Coaches and mentors perform very different functions in the development of the people they help. Their responsibilities overlap, because both are concerned with another’s development. But leaders must recognize the significant differences between coaching and mentoring in order to get the most out of each.
Since both, when executed well, profoundly benefit your employees and your organization’s bottom line, it’s important to understand each and provide both. In the graph seen here, I’ve illustrated how coaching and mentoring each contribute to High Commitment and High Performance.
Coaching addresses performance. It involves helping coachees develop the skills necessary to reach specific goals. A coach observes objectively, evaluates without judgment, questions, directs, reinforces proper performance, and redirects inadequate performance.
A coaching relationship lasts for as long as it may be required to help someone reach a specific point in their development. Coaches must thoroughly command the skills they aim to develop in the coachee, whether they are enhancing already present skills helping their learners acquire new skills.
Mentoring deals with long-term development. Mentors help others find and discover their own paths. Mentors never provide solutions, but rather guide their mentees toward them. Most often this involves dedicated, long-term commitment in order to develop deep trust, thorough understanding, and to ensure continuity.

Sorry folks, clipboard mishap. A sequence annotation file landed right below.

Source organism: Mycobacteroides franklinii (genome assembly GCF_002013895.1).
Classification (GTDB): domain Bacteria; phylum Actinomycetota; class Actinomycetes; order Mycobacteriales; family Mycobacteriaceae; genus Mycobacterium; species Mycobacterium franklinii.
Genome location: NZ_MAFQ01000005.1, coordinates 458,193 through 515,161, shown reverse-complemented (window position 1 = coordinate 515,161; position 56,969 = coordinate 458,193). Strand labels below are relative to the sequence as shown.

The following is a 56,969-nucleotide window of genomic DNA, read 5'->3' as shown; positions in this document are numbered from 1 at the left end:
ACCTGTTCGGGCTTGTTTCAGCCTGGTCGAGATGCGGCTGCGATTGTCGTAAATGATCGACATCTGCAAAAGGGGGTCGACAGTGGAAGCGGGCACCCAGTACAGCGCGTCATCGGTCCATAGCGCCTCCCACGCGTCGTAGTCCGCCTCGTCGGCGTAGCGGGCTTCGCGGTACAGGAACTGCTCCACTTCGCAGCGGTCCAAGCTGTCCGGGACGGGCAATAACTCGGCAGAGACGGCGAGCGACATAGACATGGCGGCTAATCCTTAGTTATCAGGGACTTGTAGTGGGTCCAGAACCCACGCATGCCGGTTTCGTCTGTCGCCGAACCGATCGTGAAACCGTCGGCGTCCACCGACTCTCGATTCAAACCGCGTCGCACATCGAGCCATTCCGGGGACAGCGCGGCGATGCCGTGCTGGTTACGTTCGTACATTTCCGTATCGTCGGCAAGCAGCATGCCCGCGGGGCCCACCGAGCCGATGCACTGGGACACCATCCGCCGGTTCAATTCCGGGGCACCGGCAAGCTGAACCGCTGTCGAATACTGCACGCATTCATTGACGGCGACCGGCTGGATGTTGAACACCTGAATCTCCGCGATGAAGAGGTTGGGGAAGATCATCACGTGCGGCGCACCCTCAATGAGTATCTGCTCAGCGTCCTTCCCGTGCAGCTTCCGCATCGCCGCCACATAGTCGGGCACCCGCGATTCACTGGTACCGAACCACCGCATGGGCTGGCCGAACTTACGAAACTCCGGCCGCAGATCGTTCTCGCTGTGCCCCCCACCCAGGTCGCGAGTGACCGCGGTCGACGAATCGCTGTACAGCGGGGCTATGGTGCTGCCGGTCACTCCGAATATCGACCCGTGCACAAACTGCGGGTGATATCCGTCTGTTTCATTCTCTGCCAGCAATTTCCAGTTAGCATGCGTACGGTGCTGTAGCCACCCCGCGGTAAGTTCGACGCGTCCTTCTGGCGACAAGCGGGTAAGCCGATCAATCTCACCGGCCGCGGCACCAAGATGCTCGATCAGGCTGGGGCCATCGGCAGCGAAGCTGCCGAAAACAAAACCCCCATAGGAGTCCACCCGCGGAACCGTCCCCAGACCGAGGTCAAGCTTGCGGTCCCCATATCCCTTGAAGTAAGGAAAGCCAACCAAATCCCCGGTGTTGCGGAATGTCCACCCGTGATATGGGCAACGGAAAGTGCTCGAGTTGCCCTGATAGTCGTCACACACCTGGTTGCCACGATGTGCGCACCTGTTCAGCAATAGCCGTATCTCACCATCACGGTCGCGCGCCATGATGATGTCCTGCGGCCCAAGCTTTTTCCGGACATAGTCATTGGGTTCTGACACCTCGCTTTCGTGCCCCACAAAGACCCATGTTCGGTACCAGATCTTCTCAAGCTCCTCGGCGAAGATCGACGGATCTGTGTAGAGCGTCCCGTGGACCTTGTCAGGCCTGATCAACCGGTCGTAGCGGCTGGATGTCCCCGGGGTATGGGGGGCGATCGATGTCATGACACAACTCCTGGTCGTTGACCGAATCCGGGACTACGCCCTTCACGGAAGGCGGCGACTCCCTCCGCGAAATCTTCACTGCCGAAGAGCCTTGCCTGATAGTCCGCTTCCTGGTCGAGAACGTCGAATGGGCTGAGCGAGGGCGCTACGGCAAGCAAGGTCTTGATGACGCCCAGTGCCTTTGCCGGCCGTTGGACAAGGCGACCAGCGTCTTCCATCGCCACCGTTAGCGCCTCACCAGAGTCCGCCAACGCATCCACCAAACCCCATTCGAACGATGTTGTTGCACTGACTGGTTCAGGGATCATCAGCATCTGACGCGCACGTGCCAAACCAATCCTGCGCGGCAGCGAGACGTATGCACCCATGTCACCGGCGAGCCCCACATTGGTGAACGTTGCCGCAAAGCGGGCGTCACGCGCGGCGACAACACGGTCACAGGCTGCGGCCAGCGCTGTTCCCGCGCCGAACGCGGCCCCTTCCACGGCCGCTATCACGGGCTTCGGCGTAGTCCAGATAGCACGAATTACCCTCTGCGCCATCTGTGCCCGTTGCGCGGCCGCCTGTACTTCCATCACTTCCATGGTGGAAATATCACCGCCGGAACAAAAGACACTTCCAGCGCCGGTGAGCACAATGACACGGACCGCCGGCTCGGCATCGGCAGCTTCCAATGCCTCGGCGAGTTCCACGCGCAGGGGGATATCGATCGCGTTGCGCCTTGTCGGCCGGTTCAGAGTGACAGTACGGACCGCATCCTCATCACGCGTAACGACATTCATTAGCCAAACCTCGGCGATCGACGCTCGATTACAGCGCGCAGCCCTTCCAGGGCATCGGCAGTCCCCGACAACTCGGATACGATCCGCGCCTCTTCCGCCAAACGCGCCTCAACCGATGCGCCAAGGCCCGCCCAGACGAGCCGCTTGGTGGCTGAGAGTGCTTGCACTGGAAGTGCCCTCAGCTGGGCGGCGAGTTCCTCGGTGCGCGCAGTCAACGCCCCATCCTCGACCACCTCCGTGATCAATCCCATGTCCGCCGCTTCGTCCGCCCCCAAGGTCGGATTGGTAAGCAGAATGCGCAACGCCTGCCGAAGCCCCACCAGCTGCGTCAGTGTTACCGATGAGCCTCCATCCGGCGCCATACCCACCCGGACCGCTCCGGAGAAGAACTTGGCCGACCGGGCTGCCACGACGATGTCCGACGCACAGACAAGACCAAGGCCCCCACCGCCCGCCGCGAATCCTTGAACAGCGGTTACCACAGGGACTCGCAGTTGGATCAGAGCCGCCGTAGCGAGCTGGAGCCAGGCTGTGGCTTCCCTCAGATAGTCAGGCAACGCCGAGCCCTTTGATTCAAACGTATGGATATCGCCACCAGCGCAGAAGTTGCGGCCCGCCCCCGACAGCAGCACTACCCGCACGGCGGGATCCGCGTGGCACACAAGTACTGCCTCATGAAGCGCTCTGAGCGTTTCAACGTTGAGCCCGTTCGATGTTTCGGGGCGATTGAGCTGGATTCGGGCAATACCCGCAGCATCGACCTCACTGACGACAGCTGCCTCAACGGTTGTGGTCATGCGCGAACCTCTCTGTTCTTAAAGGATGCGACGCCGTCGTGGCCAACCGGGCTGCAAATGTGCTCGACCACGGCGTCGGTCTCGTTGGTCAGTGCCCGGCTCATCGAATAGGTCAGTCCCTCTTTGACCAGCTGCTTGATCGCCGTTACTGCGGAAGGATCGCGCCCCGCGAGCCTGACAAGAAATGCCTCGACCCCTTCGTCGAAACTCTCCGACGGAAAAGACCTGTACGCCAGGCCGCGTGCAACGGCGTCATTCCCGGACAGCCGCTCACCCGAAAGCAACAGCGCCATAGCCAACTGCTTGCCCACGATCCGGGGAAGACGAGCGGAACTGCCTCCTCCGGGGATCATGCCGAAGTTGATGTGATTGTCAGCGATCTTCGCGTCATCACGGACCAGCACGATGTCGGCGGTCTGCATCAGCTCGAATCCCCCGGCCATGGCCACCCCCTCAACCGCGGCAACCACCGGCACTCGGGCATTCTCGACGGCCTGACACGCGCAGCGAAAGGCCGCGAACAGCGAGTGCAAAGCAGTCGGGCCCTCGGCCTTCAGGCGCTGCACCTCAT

The mentoring relationship is obviously profoundly personal. The mentor provide a safe environment in which the mentee feels safe and free to share whatever issues affect his or her professional and personal success.
When combined, the power of coaching and mentoring drives High Commitment and High Performance. The second result is easier to understand. Action-focused, skill-building coaching improves performance in obvious ways.
Mentoring speaks to the deepest personal needs, hopes, and dreams of an individual. When an employee’s aspirations align with the work they do, when they can do what they love to do in their everyday responsibilities, and when they see the progress they make contributing to their own success, the success of the organization, and of the world—then mentoring has done its job.
And when all this happens, employees grow in self-confidence, self-esteem, and enthusiastically commit to what they do every day.
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